Automatic emergency braking and audible warning systems could be introduced to Transport for London’s buses from next year in a bid to further improve road safety in the capital, it has been announced.
Automatic braking systems allow a vehicle to detect is surroundings and automatically bring itself to a stop if it senses a potential collision.
This and a number of other systems are set to be trialled by Transport for London for inclusion in its new Bus Safety Standard that will be incorporated into bus operator contracts from the end of 2018.
Features to alert to alert pedestrians and other road users of the presence of buses, such as lights or audible warnings, will also be trialled as well as improvements to vision for drivers, including improved mirror design.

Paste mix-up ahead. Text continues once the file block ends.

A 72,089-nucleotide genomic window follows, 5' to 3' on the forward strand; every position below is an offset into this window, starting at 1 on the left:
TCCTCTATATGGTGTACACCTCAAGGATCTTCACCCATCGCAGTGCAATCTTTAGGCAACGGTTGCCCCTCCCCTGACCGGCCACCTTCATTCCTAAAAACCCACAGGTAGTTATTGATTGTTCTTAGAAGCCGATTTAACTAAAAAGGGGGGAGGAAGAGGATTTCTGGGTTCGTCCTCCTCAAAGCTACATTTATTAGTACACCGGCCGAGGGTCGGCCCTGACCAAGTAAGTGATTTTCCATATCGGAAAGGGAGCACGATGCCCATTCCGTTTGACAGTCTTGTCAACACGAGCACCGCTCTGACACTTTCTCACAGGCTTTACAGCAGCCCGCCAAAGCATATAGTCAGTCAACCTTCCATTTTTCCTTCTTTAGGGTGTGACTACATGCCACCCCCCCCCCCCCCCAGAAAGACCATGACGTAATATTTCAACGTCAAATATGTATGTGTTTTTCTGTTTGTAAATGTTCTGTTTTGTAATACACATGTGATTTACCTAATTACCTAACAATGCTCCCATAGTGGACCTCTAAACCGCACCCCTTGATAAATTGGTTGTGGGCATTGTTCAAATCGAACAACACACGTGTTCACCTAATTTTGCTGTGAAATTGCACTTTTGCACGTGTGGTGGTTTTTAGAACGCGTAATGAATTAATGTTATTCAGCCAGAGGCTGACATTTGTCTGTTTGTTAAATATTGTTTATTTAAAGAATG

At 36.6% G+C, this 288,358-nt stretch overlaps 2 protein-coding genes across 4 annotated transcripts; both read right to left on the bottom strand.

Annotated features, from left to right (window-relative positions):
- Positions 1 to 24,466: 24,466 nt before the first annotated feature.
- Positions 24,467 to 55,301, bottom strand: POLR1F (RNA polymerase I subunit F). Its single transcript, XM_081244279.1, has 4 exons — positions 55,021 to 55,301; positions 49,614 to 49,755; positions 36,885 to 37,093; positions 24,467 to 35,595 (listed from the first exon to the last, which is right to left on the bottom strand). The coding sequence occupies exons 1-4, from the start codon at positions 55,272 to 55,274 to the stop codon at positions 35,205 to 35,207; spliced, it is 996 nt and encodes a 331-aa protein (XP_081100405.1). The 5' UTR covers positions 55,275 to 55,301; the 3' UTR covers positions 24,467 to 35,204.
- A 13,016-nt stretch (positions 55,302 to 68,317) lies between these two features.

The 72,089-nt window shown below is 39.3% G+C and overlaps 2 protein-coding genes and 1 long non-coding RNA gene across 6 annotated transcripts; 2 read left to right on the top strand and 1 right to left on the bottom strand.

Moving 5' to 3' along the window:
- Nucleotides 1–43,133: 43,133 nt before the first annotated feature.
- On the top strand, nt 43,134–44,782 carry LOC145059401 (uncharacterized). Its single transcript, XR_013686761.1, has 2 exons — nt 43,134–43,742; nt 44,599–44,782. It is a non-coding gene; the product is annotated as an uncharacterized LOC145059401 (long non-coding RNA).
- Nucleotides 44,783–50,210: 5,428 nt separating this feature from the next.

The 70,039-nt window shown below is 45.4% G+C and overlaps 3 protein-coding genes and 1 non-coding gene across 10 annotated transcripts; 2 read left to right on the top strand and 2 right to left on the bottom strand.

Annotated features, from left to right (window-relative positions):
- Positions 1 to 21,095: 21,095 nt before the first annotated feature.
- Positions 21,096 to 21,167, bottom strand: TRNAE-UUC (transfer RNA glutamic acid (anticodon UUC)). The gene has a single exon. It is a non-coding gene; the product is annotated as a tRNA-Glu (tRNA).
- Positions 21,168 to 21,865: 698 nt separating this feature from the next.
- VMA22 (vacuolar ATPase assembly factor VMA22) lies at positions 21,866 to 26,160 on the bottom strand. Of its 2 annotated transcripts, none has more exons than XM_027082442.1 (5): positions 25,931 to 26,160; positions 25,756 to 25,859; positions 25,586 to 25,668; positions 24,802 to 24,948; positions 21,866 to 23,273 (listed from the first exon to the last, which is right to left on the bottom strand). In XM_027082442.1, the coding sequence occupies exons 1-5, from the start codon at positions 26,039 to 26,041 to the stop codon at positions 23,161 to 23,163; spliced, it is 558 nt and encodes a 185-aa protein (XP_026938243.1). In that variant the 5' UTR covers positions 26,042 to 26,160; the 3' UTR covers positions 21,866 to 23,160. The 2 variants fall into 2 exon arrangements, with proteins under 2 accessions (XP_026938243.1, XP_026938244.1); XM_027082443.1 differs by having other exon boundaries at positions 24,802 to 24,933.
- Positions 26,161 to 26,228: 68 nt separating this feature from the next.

These technologies will all undergo independent trials at the Transport Research Laboratory.
“Nothing is more important to the Mayor than the safety of Londoners,” commented London’s Deputy Mayor for Transport, Val Shawcross. “We are doing our utmost to make the streets of the capital safer and these measures can potentially make big improvements to bus safety.”
TfL’s managing director of surface transport Leon Daniels added: “We are determined to drive down the unacceptable number of people injured or killed on London’s roads and make streets safe for pedestrians and cyclists. Not a day is being wasted in working towards Vision Zero, and this trial is part of our comprehensive programme to make road deaths caused by London buses a thing of the past.”
TfL has also published a report on intelligent speed assistance for buses following a successful trial in 2016. Bus operators are required to fit the technology, which limits the speed at which buses are able to travel, from later this year.